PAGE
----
South of Johannesburg is Soweto, a city developed as a township for black people under the apartheid system. Most of the struggle against apartheid was fought in and from Soweto. The name Soweto is an acronym, made up – in apartheid days – from the first letters of the words “south western township”.
It is a popular tourist destination with sites such as Kliptown (where the Freedom Charter was drawn up), the home of former President Nelson Mandela, the Hector Petersen Memorial site, restaurants and shopping malls. It boasts one of the largest hospitals on the continent and the only African-owned private clinic (see Soweto Map).
Here, you can visit Nelson Mandela’s first house (left) which is a popular tourist attraction. Mandela stayed here before he was imprisoned in 1961. Security guards will not let you in, but you can see the modest house clearly enough from the street. You can also have a glimpse of the mansion belonging to Winnie Madikizela-Mandela in an affluent part of Orlando West. Archbishop Desmond Tutu’s house, the Sisulu residence and the Hector Pieterson memorial museum are in the same neighbourhood. The recently renovated museum offers a detailed account of the events of 1976, including visuals and eye-witness accounts.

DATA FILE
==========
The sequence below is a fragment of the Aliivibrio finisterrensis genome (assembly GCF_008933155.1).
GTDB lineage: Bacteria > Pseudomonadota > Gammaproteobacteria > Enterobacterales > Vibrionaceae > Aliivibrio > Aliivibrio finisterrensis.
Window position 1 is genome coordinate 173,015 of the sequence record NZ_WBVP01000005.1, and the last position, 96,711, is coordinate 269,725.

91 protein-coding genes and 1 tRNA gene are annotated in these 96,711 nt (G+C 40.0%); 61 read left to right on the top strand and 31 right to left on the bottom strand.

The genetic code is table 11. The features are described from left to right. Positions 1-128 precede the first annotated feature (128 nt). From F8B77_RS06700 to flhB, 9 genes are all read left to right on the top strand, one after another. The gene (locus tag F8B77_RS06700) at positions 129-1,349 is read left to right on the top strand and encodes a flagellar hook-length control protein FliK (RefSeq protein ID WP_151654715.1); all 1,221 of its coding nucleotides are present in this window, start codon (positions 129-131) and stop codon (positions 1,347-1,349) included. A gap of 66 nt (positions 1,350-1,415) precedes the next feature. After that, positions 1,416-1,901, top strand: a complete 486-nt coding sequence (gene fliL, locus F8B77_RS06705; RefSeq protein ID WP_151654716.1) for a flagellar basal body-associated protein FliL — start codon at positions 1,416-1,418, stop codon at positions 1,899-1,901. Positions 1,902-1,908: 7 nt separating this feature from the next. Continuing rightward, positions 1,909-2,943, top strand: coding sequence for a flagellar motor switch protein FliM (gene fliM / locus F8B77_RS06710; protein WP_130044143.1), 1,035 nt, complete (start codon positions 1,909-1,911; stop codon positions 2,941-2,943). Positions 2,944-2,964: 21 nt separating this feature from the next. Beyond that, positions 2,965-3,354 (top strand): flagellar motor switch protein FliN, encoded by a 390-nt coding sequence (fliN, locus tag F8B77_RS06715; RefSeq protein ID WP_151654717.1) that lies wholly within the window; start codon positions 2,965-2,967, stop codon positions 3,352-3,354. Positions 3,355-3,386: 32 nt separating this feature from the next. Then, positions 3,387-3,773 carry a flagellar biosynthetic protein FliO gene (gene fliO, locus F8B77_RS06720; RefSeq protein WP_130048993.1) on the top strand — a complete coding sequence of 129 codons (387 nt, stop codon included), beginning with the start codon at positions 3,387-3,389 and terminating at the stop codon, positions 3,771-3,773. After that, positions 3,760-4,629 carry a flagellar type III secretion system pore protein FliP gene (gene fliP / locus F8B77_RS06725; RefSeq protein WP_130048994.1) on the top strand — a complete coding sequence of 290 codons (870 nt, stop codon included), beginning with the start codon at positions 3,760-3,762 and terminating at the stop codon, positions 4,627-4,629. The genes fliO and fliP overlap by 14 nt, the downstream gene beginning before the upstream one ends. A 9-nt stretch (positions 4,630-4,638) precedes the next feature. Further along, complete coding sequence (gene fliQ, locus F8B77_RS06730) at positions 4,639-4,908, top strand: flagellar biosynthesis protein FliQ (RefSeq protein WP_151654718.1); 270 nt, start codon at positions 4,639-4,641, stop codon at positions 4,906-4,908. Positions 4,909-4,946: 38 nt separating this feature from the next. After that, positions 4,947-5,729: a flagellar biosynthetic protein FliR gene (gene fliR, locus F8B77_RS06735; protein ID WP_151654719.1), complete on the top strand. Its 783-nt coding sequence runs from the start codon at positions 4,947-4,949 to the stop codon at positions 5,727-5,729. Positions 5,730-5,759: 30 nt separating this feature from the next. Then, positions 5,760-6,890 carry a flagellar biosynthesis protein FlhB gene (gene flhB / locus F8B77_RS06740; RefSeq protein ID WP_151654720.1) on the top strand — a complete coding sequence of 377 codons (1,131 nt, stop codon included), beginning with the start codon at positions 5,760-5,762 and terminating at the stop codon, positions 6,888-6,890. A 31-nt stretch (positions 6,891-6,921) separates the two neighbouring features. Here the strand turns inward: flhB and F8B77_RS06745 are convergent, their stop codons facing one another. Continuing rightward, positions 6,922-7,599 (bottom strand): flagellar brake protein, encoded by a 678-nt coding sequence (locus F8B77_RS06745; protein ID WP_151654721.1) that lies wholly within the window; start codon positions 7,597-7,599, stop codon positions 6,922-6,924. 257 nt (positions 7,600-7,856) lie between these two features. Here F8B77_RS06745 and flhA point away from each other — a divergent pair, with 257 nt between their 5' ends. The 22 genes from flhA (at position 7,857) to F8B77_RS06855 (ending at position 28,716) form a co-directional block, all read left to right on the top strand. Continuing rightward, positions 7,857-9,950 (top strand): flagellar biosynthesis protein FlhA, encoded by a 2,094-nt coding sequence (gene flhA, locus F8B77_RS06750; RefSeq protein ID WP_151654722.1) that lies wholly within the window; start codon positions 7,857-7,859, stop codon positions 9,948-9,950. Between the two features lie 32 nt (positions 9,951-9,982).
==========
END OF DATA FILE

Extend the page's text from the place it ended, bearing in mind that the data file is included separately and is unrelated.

Despite poverty, the people of Soweto have managed to build a strong sense of community. They remain in Johannesburg in search of the elusive gold. Many of these places have been named after the icons of the struggle who have since left in response to the beckoning of upward mobility. One such settlement is the Mandela squatter camp some seven kilometres from Baragwanath hospital.
Source : South Africa Explored